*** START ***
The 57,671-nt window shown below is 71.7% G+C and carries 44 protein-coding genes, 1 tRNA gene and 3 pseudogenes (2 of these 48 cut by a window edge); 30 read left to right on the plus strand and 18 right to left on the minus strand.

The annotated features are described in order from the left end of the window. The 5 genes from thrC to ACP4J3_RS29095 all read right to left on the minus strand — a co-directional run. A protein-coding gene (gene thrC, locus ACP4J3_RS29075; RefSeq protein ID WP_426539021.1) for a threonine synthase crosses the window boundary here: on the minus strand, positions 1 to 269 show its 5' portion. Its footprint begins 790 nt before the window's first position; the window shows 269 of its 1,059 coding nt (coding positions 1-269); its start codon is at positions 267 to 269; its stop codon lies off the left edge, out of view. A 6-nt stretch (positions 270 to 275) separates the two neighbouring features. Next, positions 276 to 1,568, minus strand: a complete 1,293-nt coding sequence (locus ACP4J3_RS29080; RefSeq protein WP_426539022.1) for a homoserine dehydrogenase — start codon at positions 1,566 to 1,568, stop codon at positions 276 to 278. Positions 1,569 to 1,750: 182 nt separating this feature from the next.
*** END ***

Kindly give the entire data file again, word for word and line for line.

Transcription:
The 57,671-nt window shown below is 71.7% G+C and carries 44 protein-coding genes, 1 tRNA gene and 3 pseudogenes (2 of these 48 cut by a window edge); 30 read left to right on the plus strand and 18 right to left on the minus strand.

The annotated features are described in order from the left end of the window. The 5 genes from thrC to ACP4J3_RS29095 all read right to left on the minus strand — a co-directional run. A protein-coding gene (gene thrC, locus ACP4J3_RS29075; RefSeq protein ID WP_426539021.1) for a threonine synthase crosses the window boundary here: on the minus strand, positions 1 to 269 show its 5' portion. Its footprint begins 790 nt before the window's first position; the window shows 269 of its 1,059 coding nt (coding positions 1-269); its start codon is at positions 267 to 269; its stop codon lies off the left edge, out of view. A 6-nt stretch (positions 270 to 275) separates the two neighbouring features. Next, positions 276 to 1,568, minus strand: a complete 1,293-nt coding sequence (locus ACP4J3_RS29080; RefSeq protein WP_426539022.1) for a homoserine dehydrogenase — start codon at positions 1,566 to 1,568, stop codon at positions 276 to 278. Positions 1,569 to 1,750: 182 nt separating this feature from the next.